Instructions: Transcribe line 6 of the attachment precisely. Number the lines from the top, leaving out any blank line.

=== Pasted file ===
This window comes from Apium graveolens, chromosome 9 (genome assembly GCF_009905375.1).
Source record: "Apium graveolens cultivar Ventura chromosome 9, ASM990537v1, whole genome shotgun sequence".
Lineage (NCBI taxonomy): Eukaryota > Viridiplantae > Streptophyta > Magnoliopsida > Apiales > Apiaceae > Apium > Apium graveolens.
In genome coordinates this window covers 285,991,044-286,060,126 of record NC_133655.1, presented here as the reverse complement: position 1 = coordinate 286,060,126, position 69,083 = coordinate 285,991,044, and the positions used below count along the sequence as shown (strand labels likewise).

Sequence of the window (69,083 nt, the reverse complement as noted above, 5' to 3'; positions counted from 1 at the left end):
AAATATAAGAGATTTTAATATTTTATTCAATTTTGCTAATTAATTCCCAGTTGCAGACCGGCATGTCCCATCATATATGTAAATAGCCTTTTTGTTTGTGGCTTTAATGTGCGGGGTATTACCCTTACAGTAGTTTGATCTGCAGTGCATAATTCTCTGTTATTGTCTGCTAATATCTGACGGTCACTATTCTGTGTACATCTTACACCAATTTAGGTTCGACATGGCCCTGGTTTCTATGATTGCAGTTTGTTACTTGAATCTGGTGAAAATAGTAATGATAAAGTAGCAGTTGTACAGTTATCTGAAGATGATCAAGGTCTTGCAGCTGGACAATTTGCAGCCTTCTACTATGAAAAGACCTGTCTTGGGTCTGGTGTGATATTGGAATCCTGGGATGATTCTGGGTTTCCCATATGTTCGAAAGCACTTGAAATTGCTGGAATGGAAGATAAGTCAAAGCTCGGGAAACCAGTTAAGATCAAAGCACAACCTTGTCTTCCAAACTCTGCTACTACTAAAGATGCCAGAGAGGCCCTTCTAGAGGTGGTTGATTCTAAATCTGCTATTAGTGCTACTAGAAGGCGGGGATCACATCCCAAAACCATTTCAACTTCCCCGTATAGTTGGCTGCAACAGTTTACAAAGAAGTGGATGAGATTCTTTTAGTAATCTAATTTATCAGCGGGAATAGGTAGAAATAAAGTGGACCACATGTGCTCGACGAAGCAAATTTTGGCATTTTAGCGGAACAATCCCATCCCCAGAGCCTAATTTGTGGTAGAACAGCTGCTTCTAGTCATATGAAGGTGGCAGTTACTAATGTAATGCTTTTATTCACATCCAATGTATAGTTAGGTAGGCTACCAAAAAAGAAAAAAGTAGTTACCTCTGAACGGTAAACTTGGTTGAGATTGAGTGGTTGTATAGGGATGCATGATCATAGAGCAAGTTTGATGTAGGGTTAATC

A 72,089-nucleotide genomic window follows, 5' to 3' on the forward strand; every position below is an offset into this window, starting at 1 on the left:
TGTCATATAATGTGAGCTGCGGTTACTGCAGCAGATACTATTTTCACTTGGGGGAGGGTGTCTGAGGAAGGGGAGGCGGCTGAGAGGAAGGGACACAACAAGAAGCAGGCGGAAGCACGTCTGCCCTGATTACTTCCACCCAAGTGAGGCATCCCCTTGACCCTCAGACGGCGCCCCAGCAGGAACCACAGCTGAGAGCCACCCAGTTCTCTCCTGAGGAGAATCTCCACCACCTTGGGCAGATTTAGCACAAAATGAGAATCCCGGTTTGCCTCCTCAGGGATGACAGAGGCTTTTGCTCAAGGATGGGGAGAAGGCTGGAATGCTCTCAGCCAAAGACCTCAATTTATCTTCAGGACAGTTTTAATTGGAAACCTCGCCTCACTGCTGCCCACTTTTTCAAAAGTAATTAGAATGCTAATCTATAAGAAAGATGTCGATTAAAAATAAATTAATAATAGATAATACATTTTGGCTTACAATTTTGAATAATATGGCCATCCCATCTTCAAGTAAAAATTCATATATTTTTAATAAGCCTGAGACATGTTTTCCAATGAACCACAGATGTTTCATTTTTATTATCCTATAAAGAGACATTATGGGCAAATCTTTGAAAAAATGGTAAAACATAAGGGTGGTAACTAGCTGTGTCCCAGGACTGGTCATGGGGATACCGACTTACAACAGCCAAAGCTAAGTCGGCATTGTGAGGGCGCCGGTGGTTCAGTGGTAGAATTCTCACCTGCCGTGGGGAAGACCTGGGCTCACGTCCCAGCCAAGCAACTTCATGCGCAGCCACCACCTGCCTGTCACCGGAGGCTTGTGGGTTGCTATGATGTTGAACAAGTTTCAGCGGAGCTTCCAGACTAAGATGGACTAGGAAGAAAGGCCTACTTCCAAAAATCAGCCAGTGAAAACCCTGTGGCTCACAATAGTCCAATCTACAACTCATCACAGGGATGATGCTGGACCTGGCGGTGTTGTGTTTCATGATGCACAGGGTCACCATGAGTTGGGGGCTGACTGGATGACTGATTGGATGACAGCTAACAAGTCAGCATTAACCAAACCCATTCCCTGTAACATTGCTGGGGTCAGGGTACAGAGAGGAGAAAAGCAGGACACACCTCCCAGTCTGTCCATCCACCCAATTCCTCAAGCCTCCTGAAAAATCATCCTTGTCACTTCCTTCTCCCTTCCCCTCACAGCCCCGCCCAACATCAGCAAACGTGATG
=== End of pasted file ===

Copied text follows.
AAATATAAGAGATTTTAATATTTTATTCAATTTTGCTAATTAATTCCCAGTTGCAGACCGGCATGTCCCATCATATATGTAAATAGCCTTTTTGTTTGTGGCTTTAATGTGCGGGGTATTACCCTTACAGTAGTTTGATCTGCAGTGCATAATTCTCTGTTATTGTCTGCTAATATCTGACGGTCACTATTCTGTGTACATCTTACACCAATTTAGGTTCGACATGGCCCTGGTTTCTATGATTGCAGTTTGTTACTTGAATCTGGTGAAAATAGTAATGATAAAGTAGCAGTTGTACAGTTATCTGAAGATGATCAAGGTCTTGCAGCTGGACAATTTGCAGCCTTCTACTATGAAAAGACCTGTCTTGGGTCTGGTGTGATATTGGAATCCTGGGATGATTCTGGGTTTCCCATATGTTCGAAAGCACTTGAAATTGCTGGAATGGAAGATAAGTCAAAGCTCGGGAAACCAGTTAAGATCAAAGCACAACCTTGTCTTCCAAACTCTGCTACTACTAAAGATGCCAGAGAGGCCCTTCTAGAGGTGGTTGATTCTAAATCTGCTATTAGTGCTACTAGAAGGCGGGGATCACATCCCAAAACCATTTCAACTTCCCCGTATAGTTGGCTGCAACAGTTTACAAAGAAGTGGATGAGATTCTTTTAGTAATCTAATTTATCAGCGGGAATAGGTAGAAATAAAGTGGACCACATGTGCTCGACGAAGCAAATTTTGGCATTTTAGCGGAACAATCCCATCCCCAGAGCCTAATTTGTGGTAGAACAGCTGCTTCTAGTCATATGAAGGTGGCAGTTACTAATGTAATGCTTTTATTCACATCCAATGTATAGTTAGGTAGGCTACCAAAAAAGAAAAAAGTAGTTACCTCTGAACGGTAAACTTGGTTGAGATTGAGTGGTTGTATAGGGATGCATGATCATAGAGCAAGTTTGATGTAGGGTTAATC